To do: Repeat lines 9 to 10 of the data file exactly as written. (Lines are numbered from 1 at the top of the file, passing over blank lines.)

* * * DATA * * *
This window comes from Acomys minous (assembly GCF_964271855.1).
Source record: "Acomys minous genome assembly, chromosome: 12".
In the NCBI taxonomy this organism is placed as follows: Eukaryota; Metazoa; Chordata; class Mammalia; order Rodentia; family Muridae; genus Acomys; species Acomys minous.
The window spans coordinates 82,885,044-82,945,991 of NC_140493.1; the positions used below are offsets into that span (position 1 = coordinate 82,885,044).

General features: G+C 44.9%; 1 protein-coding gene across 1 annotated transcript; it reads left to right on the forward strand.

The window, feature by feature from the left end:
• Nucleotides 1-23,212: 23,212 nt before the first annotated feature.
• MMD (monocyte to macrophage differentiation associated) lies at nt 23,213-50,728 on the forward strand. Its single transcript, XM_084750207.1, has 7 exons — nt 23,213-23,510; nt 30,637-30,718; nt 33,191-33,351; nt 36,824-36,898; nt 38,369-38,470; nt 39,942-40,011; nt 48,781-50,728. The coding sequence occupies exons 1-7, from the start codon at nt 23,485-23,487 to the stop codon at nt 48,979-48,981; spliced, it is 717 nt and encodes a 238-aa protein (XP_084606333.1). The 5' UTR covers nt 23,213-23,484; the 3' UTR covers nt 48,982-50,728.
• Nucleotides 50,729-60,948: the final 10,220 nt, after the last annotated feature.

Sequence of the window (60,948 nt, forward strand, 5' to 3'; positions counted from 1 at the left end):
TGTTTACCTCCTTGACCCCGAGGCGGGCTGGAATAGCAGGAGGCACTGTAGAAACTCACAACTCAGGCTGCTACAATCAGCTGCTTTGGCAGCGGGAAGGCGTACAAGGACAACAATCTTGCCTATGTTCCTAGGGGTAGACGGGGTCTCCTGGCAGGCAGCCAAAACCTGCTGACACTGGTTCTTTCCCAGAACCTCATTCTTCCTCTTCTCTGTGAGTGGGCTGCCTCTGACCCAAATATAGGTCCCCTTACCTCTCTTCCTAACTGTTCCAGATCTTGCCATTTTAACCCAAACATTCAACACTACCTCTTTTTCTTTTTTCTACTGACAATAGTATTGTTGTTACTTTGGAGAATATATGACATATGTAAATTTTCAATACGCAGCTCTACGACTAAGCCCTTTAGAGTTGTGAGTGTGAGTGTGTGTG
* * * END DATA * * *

• Nucleotides 50,729-60,948: the final 10,220 nt, after the last annotated feature.

Sequence of the window (60,948 nt, forward strand, 5' to 3'; positions counted from 1 at the left end):